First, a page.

Ninety Days for Evening Indies
Justin Williams posted a great essay a few months ago where he shares a good bit of advice:
"Do not spend more than ninety days on your 1.0"
Justin's reasoning is simple: it's enough time to get something decent built, but short enough to keep you focused on critical features. Ideally, you ship and follow-up with other great features. Worst case, you regroup and try again.
However, his advice is specifically aimed at folks who are gambling on a full-time project. What about Evening Indies?
I'm not an indie developer; I've had full-time work since college. The places I've worked have all compensated me fairly, and I've been blessed to have challenging, enjoyable work. In addition to providing for my family, these jobs have also helped bootstrap my entrepreneurial ventures. I've recognized my entrepreneurial spirit for over a decade, and I've kept it safely satisfied with side projects and hobbies. Sound familiar? That list of app ideas you keep stashed in Evernote is a pretty good hint, especially if you find yourself thinking about it during work.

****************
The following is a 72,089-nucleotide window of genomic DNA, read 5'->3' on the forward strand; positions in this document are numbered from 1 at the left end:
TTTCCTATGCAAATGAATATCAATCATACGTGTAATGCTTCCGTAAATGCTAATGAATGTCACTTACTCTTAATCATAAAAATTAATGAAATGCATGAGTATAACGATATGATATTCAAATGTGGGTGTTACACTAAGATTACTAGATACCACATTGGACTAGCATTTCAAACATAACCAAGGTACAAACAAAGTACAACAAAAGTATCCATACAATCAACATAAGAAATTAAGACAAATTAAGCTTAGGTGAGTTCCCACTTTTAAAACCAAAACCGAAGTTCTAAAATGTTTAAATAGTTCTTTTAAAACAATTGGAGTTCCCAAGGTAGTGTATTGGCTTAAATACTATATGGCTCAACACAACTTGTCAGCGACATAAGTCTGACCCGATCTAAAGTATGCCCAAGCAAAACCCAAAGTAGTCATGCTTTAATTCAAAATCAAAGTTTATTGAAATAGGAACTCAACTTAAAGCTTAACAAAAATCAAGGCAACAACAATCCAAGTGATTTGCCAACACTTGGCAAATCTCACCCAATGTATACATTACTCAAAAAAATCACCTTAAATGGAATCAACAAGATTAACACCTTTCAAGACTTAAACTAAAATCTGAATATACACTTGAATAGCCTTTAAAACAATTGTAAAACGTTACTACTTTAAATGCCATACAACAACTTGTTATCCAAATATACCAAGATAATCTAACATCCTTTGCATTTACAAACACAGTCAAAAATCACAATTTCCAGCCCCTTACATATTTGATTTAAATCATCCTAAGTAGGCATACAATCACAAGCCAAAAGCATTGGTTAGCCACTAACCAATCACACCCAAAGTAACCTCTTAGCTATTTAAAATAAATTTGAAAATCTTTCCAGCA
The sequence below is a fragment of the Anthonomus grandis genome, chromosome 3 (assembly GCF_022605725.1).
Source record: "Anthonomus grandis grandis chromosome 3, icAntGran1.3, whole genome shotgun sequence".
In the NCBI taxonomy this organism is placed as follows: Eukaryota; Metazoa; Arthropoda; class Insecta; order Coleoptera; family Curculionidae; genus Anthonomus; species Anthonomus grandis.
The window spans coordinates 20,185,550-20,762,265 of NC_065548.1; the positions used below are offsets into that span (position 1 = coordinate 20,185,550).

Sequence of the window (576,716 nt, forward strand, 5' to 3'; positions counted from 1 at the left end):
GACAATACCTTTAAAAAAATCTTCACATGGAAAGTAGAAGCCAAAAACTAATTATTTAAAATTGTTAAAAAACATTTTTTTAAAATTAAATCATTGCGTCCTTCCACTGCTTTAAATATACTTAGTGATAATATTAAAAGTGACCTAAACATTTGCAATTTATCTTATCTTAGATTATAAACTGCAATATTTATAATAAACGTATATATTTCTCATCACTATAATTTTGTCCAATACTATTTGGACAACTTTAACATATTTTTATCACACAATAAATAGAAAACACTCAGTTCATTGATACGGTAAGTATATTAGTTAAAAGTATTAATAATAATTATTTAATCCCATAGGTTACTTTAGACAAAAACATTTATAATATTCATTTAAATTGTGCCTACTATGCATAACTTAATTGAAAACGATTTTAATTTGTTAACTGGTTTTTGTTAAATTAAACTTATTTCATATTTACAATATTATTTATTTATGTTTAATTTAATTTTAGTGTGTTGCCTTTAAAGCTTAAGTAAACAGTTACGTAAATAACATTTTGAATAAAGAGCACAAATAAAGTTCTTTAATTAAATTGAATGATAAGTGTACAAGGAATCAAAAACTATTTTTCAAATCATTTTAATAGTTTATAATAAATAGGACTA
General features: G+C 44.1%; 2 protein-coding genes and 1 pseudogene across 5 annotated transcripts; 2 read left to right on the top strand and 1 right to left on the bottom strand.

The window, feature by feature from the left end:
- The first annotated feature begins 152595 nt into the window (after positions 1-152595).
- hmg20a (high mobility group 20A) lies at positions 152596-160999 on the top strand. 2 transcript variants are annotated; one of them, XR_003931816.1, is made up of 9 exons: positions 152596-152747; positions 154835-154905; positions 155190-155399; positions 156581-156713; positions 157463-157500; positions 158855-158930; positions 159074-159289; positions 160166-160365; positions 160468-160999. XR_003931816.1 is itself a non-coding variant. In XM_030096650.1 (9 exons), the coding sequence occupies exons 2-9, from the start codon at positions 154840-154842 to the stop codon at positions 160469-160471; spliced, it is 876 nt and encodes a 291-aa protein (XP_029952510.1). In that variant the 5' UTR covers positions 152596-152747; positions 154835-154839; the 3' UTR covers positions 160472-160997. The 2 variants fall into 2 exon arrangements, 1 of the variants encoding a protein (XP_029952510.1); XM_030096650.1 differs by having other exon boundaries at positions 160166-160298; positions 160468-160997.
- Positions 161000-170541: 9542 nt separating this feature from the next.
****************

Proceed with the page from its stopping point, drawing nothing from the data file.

I'm not a full-time indie. I'm an Evening Indie.
Even Less Time
Ninety Days is perfectly applicable to the Evening Indie, even though you're dealing with significantly less time. Software markets (especially mobile) can change dramatically in three months. It's possible you will have built the wrong app by the time you're done. If you do manage to hold on to a market opportunity longer than that, you still have to compete with your own fatigue and real-life commitments.
It's incredibly difficult to build a sustainable business <del>independently</del>. Even with his past experience, large user base, and beloved app, Justin couldn't make Glassboard work.
Realistically, it's impossible to build something that can sustain an individual (never mind a family) with 3-4 hours of work per day. What's left is to build something fun and interesting, and to do so pragmatically. With even fewer hours to spend than a full-time indie, you have to be even more diligent to protect your time. Ship something nice and simple. If the idea is solid, your customers will ask for the 1.1 features. Move quickly with them and adapt with the market.
I checked last night - my current side project is 68 days old.
CommitDate: Wed Aug 6 02:32:52 2014 -0500— Thaddeus Ternes (@thaddeus) October 14, 2014
Feels perfect. Beta soon. Ship in November. Keep my day job.
10-14 hours a day seems pretty normal for the indies I know. I'm lucky to muster 3-4 in an evening ↩